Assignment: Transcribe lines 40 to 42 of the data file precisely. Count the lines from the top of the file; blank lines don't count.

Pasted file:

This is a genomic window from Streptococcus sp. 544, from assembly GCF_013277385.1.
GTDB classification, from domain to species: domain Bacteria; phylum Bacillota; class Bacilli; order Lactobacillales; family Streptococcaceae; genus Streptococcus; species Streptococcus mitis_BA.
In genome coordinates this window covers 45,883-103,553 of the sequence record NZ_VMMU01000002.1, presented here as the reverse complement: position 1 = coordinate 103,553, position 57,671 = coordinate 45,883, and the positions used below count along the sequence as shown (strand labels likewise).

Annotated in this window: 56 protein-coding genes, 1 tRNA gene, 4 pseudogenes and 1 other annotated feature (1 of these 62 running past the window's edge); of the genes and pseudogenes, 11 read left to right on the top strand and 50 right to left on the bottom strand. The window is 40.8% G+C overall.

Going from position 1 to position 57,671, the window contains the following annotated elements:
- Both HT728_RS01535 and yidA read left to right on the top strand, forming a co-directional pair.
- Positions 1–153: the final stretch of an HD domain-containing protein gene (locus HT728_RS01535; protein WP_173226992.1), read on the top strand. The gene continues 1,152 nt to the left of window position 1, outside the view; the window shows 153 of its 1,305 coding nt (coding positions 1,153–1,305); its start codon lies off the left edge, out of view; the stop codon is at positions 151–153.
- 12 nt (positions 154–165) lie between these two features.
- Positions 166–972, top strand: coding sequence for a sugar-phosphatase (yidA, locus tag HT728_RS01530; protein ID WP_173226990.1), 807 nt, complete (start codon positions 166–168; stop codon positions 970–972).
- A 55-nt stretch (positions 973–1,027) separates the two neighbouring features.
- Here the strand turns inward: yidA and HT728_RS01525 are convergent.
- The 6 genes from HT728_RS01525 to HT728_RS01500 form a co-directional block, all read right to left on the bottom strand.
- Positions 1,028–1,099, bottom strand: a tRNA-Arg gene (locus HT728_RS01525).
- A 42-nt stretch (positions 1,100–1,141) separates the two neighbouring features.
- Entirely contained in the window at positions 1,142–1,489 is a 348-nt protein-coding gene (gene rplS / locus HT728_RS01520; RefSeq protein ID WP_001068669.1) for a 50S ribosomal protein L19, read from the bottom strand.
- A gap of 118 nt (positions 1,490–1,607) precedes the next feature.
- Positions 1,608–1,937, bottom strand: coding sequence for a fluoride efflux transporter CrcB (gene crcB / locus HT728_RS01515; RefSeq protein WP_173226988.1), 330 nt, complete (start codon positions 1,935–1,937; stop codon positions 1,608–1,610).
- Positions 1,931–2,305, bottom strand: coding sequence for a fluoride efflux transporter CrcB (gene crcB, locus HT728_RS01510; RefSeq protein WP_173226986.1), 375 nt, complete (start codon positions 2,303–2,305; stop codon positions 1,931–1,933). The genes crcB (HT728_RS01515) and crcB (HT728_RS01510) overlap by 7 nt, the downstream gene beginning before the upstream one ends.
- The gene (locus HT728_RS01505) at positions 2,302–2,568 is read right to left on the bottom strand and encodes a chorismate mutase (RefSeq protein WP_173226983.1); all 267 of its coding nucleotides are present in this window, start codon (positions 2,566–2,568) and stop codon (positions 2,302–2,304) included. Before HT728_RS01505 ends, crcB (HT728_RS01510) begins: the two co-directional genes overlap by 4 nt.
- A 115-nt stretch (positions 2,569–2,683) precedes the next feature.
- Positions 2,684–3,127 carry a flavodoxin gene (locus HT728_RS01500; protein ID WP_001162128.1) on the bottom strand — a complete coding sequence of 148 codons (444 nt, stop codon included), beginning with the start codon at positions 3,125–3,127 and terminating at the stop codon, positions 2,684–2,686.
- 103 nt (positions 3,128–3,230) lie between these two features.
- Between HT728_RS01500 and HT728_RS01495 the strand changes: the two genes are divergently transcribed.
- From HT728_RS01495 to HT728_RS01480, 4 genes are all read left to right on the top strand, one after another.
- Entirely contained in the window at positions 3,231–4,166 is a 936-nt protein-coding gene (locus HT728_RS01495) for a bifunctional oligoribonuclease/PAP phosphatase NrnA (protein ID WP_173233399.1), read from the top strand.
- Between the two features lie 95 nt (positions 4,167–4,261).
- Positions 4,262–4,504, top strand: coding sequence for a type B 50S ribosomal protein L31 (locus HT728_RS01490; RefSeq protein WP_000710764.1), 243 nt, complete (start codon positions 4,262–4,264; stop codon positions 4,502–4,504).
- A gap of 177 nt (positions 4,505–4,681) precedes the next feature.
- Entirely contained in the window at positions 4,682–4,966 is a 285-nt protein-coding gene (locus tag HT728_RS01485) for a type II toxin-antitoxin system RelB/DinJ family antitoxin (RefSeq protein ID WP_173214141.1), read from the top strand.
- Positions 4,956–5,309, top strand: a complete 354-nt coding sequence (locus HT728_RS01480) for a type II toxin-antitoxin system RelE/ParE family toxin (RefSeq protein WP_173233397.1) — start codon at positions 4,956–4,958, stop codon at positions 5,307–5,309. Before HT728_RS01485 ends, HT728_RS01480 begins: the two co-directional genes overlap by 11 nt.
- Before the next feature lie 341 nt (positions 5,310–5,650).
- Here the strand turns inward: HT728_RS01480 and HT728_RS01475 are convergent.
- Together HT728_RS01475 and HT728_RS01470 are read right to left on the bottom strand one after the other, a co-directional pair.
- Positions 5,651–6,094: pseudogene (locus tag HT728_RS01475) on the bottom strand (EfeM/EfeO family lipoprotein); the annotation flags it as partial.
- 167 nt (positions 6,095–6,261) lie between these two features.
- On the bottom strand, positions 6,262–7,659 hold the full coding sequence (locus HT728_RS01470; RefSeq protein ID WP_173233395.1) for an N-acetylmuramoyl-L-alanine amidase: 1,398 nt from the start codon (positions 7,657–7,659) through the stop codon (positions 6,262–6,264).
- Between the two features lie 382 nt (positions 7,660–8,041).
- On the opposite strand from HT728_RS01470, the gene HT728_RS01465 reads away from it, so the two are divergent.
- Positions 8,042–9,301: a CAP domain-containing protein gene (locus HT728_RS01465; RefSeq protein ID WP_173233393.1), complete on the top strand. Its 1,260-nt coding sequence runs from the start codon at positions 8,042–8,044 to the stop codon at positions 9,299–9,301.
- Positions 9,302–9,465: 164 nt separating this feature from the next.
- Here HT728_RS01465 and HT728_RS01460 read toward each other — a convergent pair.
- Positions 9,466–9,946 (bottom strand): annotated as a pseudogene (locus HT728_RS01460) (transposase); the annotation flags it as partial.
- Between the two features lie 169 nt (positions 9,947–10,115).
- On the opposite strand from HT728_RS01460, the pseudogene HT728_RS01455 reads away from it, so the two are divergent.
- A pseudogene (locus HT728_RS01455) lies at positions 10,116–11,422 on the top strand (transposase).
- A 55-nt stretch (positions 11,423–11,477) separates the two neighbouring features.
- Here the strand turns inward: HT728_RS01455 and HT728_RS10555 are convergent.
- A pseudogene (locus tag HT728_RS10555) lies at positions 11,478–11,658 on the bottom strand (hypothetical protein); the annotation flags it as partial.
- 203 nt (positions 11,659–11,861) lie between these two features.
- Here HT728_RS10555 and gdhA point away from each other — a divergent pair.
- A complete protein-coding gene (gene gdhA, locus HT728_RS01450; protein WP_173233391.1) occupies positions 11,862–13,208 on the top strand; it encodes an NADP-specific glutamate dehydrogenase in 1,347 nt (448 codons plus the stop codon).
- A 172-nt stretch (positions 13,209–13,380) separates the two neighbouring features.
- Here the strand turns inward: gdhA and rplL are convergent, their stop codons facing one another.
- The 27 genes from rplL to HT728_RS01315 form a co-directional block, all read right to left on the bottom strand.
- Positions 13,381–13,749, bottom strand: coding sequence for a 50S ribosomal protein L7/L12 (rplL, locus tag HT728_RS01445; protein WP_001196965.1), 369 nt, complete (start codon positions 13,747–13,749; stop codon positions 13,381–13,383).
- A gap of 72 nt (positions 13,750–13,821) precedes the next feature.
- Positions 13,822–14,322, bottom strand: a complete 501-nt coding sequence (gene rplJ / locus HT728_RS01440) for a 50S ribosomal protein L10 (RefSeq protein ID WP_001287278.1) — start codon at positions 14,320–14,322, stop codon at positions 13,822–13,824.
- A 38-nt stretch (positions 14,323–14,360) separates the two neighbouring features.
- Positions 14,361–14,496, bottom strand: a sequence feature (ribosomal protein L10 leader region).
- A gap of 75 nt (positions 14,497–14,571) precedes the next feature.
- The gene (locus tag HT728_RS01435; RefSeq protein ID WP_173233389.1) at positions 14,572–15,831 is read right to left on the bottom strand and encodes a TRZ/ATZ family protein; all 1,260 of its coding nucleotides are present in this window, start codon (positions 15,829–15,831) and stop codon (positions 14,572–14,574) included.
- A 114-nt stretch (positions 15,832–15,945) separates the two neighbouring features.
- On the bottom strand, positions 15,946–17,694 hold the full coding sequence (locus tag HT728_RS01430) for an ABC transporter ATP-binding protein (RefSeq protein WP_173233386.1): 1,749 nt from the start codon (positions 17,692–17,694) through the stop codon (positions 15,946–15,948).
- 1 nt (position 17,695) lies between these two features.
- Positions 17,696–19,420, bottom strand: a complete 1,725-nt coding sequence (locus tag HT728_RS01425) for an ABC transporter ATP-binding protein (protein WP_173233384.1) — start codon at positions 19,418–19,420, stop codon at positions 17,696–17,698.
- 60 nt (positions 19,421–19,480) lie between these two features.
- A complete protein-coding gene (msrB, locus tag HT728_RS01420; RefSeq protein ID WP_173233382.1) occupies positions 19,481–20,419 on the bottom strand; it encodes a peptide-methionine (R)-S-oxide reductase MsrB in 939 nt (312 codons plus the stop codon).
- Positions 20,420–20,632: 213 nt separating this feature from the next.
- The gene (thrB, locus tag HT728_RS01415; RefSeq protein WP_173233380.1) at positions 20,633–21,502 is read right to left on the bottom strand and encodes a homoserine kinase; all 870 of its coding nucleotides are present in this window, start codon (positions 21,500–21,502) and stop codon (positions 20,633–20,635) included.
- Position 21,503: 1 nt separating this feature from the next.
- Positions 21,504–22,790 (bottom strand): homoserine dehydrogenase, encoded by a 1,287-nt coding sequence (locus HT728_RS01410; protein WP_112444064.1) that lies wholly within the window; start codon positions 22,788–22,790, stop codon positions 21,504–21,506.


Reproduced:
- Positions 9,302–9,465: 164 nt separating this feature from the next.
- Here HT728_RS01465 and HT728_RS01460 read toward each other — a convergent pair.
- Positions 9,466–9,946 (bottom strand): annotated as a pseudogene (locus HT728_RS01460) (transposase); the annotation flags it as partial.